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Make a Cat6 Patch Cable

These steps outline how to make your own Cat6 patch cable. These steps can also be used on Cat5 and Cat5e cable. Note that Cat5 and Cat6 cable have their own ends.

Required tools:
- A length of Cat6 cable
- Two Cat6 cable ends
- Crimping tool
- Cable jacket stripper (sometimes it's part of the crimping tool)

Optional tools:
- Rubber snagless boots
- Plastic pinout aligners
- Cable tester

1.

Gather your materials

Grab your spool of cable, end, crimping tool, jacket stripper, and other optional tools.

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2.

Cut a length of cable

Hopefully you measured before you cut a length for production use. I always cut an extra few inches over what I measure, because I usually end up needing more than what I initially measure for some reason. Also, leave yourself an extra few inches if you aren't a seasoned cable maker, it will give you the extra cable you will need in case you mess up crimping or aligning.

Most crimping tools can cut cable.

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3.

(Optional) Put snagless boots on

If you have the rubber snagless boots, put one on each end of the cable.

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4.

Strip cable jacket at the ends

Use your cable jacket stripper, or your crimping tool if it has one, and strip about 3/4 of an inch of jacket on each side, exposing the 8 smaller wires.

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5.

Aligning cables 1

Separate the four pairs in the center.

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6.

Aligning cables 2

Untwist each pair. Try to keep as much of the cable twisted as possible for performance reasons.

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7.

Aligning cables 3

Arrange the cables according to the pinout diagram. The order from left to right should be:

Orange - White
Orange
Green - White
Blue
Blue - White
Green
Brown - White
Brown

A good technique is to line up the orange on the left, brown on the right. Split the green and move the GW to the left, and G to the right. Then, untwist the blue and keep them in the center.

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8.

Clip uneven ends

At this point, I usually clip the ends of the cables to make them even.

 
9.

(Optional) Put plastic pinout aligner on

If you have a plastic pinout aligner, put it on.

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10.

Insert cable into end

With the cables still aligned, insert the cable into the RJ45 connector. You will want to hold the connector so the gold pins are facing you, and the cable order is still OW-O-GW-B-BW-G-BrW-Br from left to right.

Make sure the jacket is far enough in the end to be caught by the clip when crimped. Also, check the front of the cable; make sure you can see the copper ends of the cables.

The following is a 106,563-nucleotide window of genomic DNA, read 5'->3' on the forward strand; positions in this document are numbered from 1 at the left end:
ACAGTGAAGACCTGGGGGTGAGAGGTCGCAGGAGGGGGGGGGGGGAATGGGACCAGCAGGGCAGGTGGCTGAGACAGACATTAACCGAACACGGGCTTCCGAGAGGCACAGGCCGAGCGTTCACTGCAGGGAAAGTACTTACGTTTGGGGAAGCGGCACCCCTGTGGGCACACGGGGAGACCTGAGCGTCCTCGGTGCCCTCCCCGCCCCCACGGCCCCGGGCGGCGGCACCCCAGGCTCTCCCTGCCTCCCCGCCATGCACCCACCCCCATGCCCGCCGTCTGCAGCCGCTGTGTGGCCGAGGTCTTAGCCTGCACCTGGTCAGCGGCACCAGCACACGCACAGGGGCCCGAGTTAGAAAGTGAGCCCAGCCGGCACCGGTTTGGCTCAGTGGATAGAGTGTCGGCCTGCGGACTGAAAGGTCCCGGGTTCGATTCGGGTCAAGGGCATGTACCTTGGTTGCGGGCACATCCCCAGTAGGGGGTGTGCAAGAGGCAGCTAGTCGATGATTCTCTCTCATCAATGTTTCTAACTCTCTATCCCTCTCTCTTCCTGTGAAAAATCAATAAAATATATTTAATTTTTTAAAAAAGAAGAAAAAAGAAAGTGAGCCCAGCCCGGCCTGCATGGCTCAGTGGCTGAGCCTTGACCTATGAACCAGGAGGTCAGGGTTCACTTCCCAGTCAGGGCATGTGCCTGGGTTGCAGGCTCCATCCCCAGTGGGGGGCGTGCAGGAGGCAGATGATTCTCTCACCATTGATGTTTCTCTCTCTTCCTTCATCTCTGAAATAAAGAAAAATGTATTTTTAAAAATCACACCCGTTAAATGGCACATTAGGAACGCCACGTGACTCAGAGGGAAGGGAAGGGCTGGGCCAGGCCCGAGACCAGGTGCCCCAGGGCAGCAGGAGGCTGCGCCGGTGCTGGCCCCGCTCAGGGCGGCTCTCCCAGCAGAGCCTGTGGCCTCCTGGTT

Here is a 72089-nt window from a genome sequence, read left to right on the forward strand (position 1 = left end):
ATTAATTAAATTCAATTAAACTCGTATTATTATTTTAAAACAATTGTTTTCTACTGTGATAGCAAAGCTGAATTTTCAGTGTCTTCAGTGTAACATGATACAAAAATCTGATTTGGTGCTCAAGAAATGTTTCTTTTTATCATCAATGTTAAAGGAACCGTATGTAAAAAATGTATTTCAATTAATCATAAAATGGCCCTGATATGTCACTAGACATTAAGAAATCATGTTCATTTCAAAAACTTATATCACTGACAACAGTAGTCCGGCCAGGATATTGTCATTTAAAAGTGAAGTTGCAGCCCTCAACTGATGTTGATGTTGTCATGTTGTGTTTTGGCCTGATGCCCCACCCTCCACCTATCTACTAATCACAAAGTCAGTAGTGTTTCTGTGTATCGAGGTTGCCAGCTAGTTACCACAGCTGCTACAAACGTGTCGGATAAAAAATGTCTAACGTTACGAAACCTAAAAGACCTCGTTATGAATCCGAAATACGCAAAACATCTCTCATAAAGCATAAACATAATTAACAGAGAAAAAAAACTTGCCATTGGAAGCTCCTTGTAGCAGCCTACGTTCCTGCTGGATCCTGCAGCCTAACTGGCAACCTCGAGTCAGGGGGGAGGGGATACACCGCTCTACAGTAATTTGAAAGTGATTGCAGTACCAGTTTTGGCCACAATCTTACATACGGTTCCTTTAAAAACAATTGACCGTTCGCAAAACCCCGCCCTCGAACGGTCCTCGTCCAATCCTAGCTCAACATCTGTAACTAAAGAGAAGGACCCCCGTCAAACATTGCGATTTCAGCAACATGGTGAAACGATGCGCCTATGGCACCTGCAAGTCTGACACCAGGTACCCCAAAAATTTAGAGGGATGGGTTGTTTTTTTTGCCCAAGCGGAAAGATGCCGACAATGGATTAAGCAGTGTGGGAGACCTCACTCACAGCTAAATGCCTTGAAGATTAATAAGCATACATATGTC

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11.

Crimp the end

Insert the end into the crimping tool. Make sure the cable is still fully inserted into the end, and the end is fully inserted into the crimping tool. Squeeze the crimping tool with enough force to push the pins into the copper, and push the clip into the cable jacket. The amount of squeezing force will differ with each crimping tool.

Afterwards, you can check the crimp job by tugging on the end and the cable. Don't try to muscle it off of there, but make sure it can hold if caught by a user and tugged on.

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12.

(Optional) Slide the snagless boot over the end

If you put a snagless boot on the cable, slide it over the cable end.

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13.

Other end

Follow steps 5 through 12 for the other end.

 
14.

Cable test

Plug both ends into your cable tester, make sure all appropriate LEDs light up. I recommend jiggling the ends and cables around while plugged in to make sure the cables are crimped properly.

If you don't have a cable tester, plug a piece of equipment into a switch with the cable, and make sure you can access the network without issues. You can try something like running a continuous ping while jiggling the cable around on both ends.

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Conclusion

This patch cable can be used to connect OSI layer 2 devices to layer 3 devices, such as PCs to switches, and switches to routers. These steps don't take into account spacers that may be present in Cat6 cables.


Almond
IT-Unicorp

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